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  • Is it a flying comma, or a quotation mark chopped in half?

  • Either way, you may already be well-versed in how to use the apostrophe, but here's a quick refresher on its usage.

  • The apostrophe can be used in three ways: to mark possession, to mark contraction, to mark the plural of single letters.

  • Most of the time, if you see an apostrophe hovering helpfully near a word, it's trying to mark possession or contraction.

  • First, let's look at how the apostrophe marks possession.

  • As you can see, the placement of this punctuation mark can really change the meaning of a sentence.

  • "Those robots in the sand are my sister's."

  • "Those robots in the sand are my sisters'."

  • "Those robots in the sand are my sisters."

  • When showing possession, the apostrophe belongs next to the noun that owns or possesses something.

  • The noun can be singular or plural.

  • Proper nouns work, too.

  • So if Lucy needs to get her robots under control before they cause mayhem, those dangerous creatures would be "Lucy's robots."

  • But what if Lucy was Lucas?

  • Would we write "Lucas' robots" or "Lucas's robots"?

  • And what if Lucas gave his robots to the Robinsons family?

  • Would it be "The Robinsons' robots," or "The Robinsons's robots"?

  • The truth is, even grammar nerds disagree on the right thing to do.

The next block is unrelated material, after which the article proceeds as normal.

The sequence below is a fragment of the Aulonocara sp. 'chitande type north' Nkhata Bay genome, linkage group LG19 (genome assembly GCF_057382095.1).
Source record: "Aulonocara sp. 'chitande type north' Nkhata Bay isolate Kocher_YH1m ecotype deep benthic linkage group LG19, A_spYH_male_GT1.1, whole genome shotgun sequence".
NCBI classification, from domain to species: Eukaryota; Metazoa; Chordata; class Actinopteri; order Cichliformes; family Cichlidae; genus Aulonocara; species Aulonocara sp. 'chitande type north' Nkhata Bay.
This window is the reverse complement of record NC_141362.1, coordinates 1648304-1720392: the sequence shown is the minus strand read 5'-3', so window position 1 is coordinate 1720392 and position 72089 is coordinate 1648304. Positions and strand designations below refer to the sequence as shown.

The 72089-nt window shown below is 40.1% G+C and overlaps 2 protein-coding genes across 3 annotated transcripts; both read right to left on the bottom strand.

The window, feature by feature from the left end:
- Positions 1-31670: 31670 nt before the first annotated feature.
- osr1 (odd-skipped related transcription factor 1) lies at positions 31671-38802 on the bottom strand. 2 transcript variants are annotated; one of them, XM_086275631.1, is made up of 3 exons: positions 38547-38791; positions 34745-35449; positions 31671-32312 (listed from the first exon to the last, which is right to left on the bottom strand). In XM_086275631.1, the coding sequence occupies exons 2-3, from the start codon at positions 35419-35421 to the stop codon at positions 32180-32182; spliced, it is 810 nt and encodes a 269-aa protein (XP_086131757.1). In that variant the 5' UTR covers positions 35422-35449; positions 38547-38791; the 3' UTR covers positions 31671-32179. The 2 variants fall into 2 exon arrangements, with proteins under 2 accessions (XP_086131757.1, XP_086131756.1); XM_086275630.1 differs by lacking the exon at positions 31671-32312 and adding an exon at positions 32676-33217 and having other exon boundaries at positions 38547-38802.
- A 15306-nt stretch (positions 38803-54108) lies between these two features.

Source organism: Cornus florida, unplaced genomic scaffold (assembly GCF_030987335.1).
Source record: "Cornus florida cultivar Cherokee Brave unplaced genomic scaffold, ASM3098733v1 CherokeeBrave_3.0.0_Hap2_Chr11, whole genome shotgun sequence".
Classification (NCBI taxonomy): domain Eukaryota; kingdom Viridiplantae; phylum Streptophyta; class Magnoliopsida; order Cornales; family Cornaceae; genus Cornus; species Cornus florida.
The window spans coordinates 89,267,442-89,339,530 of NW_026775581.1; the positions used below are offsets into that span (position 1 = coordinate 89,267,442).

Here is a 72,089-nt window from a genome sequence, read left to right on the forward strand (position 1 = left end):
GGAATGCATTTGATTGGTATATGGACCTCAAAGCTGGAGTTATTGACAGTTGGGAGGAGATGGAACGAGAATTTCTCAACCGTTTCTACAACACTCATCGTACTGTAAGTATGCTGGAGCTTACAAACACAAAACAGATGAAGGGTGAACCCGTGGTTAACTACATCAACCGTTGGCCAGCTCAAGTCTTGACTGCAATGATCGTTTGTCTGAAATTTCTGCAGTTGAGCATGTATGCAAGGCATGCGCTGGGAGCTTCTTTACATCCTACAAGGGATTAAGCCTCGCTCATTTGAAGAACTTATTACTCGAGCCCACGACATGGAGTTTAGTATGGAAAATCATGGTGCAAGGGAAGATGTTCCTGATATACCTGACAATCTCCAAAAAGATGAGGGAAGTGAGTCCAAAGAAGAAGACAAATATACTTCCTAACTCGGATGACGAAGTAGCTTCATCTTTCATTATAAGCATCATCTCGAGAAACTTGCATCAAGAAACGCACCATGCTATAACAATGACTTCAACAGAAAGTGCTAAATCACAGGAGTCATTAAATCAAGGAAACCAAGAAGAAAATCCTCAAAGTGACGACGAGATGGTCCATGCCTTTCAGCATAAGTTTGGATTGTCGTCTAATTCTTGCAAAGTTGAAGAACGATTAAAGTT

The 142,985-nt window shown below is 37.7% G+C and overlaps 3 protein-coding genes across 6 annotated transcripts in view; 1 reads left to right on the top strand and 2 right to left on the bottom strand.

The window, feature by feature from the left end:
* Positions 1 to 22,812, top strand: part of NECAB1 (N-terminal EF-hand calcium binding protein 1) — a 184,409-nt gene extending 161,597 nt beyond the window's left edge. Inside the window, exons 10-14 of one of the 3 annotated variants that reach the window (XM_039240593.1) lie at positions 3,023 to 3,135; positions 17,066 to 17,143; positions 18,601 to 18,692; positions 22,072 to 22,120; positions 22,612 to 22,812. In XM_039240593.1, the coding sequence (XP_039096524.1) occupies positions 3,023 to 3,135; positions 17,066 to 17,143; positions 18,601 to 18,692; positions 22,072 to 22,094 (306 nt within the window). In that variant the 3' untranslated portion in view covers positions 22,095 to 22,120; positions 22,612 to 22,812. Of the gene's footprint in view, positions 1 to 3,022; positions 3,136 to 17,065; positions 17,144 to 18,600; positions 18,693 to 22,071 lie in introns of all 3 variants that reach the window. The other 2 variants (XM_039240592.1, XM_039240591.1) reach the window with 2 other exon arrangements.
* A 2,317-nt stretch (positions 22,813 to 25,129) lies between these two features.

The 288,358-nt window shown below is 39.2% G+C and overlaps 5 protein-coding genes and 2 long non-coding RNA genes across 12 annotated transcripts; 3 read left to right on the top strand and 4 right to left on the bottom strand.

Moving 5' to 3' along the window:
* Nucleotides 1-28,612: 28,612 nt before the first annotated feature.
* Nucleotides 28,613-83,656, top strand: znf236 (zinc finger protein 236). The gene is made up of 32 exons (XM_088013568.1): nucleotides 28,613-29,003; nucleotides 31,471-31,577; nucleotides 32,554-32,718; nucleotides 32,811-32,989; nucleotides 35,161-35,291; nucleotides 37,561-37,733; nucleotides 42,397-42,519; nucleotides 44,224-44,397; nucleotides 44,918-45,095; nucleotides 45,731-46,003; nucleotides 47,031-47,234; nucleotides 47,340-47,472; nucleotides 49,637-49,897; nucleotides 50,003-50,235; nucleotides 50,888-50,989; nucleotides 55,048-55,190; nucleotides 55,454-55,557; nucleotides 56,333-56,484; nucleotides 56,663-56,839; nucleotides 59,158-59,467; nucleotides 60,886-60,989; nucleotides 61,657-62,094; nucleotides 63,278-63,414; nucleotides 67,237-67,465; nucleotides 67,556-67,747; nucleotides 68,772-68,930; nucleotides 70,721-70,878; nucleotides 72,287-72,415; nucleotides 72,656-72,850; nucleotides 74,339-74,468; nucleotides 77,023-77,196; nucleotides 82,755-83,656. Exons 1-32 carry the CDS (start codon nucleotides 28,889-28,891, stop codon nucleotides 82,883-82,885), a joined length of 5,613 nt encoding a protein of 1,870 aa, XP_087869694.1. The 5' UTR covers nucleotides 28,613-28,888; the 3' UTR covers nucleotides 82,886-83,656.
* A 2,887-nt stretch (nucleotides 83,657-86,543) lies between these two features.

• The use of 's after a proper noun ending in s is a style issue, not a hard and fast grammar rule.

  • It's a conundrum without a simple answer.

  • Professional writers solve this problem by learning what's considered correct for a publication, and doing that.

  • The important thing is to pick one style and stick with it throughout a piece of writing.

  • One more wrinkle.

  • Certain pronouns already have possession built in and don't need an apostrophe.

  • Remembering that will help you avoid one of the trickiest snags in English grammar: its vs. it's.

  • "It's" only take an apostrophe when it's a contraction for "it is" or "it has."

  • If you can replace "it's" with one of those two phrases, use the apostrophe.

  • If you're showing possession, leave it out.

  • Otherwise, contractions are pretty straightforward.

  • The apostrophe stands in for missing letters, and lets common phrases squash into a single word.

  • In rare cases, you can have a double contraction, though those generally aren't accepted in writing, with the exception of dialogue.

  • So it's possessive, it's often followed by s's, and it's sometimes tricky when it comes to its usage.

  • It's the apostrophe.

Is it a flying comma, or a quotation mark chopped in half?

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B2 US TED-Ed apostrophe possession lucas contraction lucy

【TED-Ed】When to use apostrophes - Laura McClure

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    Ann posted on 2020/09/30
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